How exactly would you define success/failure of the RC?...
I mean, if it crashes, you can probably catch that, but what if the output
is just incorrect?
You're back to the problem of only a pre-determined (and very limited)
validation suite can really use this, I think...
Or am I just being obtuse and difficult?
What might be more realistic would be to "fork" the request to an invisible
(to the end user) testing machine and real machine.
Then, the outputs of the two can be compared, and an error report of some
kind generated for any differences.
Ideally, the production output would be sent on its way without any "delay"
waiting for the testing machine to
There is some overhead, of course, but I *think* this is a more feasible
design, possibly even "doable"...
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----- Original Message -----
From: Zak Greant <[EMAIL PROTECTED]>
To: James Moore <[EMAIL PROTECTED]>; Andi Gutmans <[EMAIL PROTECTED]>
Cc: <[EMAIL PROTECTED]>; <[EMAIL PROTECTED]>
Sent: Wednesday, May 02, 2001 2:16 PM
Subject: [PHP-QA] Re: [PHP-DEV] RE: [PHP-QA] 4.0.6
> Andi wrote:
> > That was really a big disappointment as people did such a good job on
> > release cycle IMO.
> > No doubt it shouldn't have slipped in.
> > And if it doesn't get fixed soon we should revert to the old version of
> > COM module.
> How much testing is the QA team actually doing? I would suspect that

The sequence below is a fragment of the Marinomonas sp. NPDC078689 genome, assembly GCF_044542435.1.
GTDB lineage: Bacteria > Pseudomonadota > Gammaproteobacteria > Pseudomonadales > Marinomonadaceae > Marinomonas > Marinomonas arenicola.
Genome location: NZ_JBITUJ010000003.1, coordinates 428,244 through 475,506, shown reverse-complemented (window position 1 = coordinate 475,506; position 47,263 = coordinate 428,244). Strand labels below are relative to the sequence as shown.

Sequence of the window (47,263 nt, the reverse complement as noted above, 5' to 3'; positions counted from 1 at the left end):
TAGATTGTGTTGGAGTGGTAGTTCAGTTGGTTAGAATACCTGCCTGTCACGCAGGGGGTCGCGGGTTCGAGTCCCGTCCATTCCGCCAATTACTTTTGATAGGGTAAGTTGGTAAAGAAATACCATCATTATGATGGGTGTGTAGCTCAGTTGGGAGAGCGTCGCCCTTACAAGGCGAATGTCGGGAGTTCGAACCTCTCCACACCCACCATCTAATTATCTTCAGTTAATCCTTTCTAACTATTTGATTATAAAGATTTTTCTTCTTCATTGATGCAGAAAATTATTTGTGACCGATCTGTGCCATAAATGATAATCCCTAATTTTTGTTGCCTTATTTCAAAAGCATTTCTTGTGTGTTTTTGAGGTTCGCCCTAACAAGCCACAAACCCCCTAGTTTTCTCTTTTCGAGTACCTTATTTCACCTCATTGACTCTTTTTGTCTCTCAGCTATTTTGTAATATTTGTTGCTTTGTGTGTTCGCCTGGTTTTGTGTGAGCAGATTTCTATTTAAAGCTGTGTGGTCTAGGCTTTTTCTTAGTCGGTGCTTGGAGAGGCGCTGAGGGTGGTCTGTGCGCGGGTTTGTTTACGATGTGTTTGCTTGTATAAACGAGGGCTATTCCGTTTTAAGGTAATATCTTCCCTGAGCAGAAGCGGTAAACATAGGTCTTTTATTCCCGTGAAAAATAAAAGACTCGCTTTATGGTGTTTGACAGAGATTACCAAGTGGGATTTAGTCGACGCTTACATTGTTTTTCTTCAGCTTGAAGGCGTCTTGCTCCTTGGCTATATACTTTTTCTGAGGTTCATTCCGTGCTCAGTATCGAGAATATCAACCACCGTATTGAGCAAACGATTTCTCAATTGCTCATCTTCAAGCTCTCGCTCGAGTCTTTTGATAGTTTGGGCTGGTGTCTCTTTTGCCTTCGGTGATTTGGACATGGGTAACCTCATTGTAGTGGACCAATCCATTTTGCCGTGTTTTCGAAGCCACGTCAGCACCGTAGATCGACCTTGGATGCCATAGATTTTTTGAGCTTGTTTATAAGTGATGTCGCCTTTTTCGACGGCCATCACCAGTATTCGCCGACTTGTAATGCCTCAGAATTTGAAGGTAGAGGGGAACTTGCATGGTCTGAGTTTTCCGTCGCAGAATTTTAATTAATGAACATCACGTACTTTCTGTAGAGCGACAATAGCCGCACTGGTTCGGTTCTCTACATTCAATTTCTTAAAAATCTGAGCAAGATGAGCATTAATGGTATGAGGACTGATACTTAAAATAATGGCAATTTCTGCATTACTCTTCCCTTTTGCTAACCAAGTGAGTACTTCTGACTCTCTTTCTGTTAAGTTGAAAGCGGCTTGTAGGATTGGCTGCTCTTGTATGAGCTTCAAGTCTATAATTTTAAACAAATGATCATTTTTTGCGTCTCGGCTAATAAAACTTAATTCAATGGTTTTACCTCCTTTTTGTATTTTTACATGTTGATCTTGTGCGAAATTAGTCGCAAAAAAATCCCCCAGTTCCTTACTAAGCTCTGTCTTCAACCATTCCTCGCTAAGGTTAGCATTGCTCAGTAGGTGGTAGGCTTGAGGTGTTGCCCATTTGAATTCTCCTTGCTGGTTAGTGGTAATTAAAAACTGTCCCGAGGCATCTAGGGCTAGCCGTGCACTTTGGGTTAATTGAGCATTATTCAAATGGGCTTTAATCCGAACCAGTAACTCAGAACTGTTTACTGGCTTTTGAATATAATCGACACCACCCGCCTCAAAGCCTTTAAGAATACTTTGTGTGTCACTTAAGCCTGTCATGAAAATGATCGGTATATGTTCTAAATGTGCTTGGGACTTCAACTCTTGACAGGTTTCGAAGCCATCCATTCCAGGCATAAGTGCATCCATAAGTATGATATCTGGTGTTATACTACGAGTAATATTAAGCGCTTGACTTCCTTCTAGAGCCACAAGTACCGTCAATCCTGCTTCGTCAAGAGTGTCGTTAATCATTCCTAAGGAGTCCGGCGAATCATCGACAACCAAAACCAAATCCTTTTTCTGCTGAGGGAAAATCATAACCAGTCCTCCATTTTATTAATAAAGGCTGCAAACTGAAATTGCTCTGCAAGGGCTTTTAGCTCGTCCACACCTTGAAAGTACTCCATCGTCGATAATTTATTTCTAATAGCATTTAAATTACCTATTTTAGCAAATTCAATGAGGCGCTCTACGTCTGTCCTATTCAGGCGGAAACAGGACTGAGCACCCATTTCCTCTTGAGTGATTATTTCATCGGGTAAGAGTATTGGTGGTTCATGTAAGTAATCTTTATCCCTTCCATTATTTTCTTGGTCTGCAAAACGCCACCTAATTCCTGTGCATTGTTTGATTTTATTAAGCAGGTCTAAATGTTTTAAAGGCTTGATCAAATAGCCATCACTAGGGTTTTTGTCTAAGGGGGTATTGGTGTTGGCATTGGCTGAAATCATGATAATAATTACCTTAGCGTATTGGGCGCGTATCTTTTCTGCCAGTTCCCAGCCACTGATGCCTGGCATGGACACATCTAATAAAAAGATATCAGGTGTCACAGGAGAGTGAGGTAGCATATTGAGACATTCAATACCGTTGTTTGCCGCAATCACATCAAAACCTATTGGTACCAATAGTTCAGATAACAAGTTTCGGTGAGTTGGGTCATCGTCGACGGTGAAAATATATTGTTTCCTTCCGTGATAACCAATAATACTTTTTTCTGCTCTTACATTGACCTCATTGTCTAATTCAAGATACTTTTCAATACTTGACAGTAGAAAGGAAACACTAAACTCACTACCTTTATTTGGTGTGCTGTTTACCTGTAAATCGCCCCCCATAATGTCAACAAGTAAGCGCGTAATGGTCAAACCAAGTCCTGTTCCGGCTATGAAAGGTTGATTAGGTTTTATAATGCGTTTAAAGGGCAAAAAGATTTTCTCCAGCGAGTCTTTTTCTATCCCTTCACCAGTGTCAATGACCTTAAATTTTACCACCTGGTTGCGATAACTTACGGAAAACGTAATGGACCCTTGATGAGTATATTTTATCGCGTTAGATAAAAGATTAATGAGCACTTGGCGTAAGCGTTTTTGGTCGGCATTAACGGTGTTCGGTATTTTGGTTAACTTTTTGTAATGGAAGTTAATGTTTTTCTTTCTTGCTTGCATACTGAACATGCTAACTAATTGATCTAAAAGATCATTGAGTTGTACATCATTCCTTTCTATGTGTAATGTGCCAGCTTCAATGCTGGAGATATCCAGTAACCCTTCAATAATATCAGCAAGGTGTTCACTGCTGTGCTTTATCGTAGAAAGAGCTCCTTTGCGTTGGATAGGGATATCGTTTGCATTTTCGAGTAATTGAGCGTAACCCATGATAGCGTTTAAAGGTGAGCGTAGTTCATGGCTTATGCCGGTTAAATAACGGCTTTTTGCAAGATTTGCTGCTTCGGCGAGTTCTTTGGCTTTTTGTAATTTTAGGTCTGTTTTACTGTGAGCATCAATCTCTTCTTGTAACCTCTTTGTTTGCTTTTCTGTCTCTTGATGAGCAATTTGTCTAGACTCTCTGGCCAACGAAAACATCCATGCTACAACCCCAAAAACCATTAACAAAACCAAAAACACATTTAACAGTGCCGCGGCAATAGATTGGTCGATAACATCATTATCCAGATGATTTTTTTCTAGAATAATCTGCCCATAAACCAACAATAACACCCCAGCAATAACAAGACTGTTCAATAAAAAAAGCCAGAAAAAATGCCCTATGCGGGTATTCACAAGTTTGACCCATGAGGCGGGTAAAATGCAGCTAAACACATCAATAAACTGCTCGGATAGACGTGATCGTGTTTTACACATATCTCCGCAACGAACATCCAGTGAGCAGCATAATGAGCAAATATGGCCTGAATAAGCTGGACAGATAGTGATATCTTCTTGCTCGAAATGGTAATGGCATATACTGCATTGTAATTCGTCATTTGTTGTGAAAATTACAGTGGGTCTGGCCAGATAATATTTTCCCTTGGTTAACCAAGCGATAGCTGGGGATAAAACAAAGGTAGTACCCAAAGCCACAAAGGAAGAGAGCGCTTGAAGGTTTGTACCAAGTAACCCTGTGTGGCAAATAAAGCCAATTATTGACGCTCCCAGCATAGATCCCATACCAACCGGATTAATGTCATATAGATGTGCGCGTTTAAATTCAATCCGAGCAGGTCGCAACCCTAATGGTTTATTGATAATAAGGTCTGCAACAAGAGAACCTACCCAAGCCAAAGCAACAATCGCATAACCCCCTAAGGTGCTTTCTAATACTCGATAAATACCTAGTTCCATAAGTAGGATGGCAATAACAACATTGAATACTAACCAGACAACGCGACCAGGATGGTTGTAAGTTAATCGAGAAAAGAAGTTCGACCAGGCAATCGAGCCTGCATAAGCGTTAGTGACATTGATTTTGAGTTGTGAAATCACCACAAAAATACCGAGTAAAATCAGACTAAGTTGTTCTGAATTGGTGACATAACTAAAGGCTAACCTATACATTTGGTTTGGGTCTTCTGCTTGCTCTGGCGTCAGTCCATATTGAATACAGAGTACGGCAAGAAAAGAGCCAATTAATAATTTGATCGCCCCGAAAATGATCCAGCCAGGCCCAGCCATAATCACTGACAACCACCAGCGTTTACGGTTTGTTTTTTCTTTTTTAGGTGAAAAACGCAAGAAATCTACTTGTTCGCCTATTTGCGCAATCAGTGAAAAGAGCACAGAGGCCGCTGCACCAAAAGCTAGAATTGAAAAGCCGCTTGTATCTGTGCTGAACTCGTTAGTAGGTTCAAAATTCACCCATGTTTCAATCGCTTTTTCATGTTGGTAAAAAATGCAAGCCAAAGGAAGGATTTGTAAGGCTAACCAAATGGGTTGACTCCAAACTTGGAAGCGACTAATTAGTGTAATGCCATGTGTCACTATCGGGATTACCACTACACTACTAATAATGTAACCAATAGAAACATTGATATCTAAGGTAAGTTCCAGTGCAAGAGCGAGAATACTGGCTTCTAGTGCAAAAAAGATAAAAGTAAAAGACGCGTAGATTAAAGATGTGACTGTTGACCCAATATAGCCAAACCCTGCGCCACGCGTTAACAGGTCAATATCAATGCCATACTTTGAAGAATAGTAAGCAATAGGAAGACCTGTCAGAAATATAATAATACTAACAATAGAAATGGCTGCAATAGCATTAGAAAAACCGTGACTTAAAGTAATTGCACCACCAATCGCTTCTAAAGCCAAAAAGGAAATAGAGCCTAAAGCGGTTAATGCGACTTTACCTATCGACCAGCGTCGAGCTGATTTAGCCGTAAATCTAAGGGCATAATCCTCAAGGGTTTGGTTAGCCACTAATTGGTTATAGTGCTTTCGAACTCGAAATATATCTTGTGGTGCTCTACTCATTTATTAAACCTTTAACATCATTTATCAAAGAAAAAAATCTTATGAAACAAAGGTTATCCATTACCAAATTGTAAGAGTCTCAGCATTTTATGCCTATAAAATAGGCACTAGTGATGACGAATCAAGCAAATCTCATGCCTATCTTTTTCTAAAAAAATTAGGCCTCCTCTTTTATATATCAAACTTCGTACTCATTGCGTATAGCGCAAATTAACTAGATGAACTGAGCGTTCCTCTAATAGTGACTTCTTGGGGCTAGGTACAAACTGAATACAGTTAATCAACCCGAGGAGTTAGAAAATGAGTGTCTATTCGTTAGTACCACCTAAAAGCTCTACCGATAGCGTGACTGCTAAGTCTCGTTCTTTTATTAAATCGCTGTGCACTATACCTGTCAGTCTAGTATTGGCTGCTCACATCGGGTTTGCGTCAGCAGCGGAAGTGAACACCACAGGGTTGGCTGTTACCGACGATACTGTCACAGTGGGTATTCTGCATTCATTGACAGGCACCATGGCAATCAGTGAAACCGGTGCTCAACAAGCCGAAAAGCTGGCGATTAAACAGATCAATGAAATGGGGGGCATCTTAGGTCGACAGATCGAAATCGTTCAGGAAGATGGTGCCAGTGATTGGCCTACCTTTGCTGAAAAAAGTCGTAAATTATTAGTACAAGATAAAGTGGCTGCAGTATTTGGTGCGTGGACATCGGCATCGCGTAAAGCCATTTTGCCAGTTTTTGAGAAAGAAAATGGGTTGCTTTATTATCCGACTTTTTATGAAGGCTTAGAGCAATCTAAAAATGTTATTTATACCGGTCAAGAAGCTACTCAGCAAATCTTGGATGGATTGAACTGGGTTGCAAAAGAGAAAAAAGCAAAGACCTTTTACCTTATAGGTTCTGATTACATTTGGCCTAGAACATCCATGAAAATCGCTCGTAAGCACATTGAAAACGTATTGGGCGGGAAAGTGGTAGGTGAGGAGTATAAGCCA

> majority of the QA team follows the same slack process that I follow.
> 1.) build the latest release
> 2.) make test
> 3.) look at phpinfo()
> 4.) see what happens to a few scripts
> Am I right? :)
> We should be testing the RC's against large bodies of working
> code that real users are using. This is tough to do - no one wants to
> break a working site.
> How difficult (and useful) would it be for us to have a system like
> the one describe below.
> The standard PHP SAPIs and CGI executable are replaced by shell that
> maintains environment data and passes it to an RC. The RC attempts
> to handle the request. If it fails, the shell passes the same request
> is passed to a stable version of PHP, and the failure is logged,
> along with the environment data, etc...
> The user request may be slowed, but is still served. The shell
> could include threshold settings so that we stop passing requests
> known to break the RC after a certain number of requests...
> By co-operating with various site owners, we could get the RCs into
> environments where they server millions of hits in a day in a broad
> range of situations.
> Anyone think that this blueskying is useful or possible?
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